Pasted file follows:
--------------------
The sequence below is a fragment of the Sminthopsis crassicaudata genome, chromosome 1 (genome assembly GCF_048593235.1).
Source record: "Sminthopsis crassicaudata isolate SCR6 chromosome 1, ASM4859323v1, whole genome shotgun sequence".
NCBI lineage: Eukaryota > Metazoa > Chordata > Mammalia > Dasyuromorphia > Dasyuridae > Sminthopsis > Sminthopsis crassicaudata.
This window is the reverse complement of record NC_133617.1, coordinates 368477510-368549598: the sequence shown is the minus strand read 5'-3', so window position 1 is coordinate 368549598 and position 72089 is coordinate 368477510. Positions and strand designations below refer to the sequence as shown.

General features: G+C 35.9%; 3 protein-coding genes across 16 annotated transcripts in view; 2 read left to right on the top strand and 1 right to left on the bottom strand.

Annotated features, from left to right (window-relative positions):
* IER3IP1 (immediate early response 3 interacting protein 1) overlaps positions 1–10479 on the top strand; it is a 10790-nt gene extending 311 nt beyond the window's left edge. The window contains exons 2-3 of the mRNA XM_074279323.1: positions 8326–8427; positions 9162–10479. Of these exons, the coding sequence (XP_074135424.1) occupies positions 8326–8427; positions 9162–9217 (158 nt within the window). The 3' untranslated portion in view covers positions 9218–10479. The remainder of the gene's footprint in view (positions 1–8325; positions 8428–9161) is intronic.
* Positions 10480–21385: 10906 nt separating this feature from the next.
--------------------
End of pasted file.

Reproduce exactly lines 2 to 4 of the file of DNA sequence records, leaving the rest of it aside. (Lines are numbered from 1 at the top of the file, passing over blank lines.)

Source record: "Sminthopsis crassicaudata isolate SCR6 chromosome 1, ASM4859323v1, whole genome shotgun sequence".
NCBI lineage: Eukaryota > Metazoa > Chordata > Mammalia > Dasyuromorphia > Dasyuridae > Sminthopsis > Sminthopsis crassicaudata.
This window is the reverse complement of record NC_133617.1, coordinates 368477510-368549598: the sequence shown is the minus strand read 5'-3', so window position 1 is coordinate 368549598 and position 72089 is coordinate 368477510. Positions and strand designations below refer to the sequence as shown.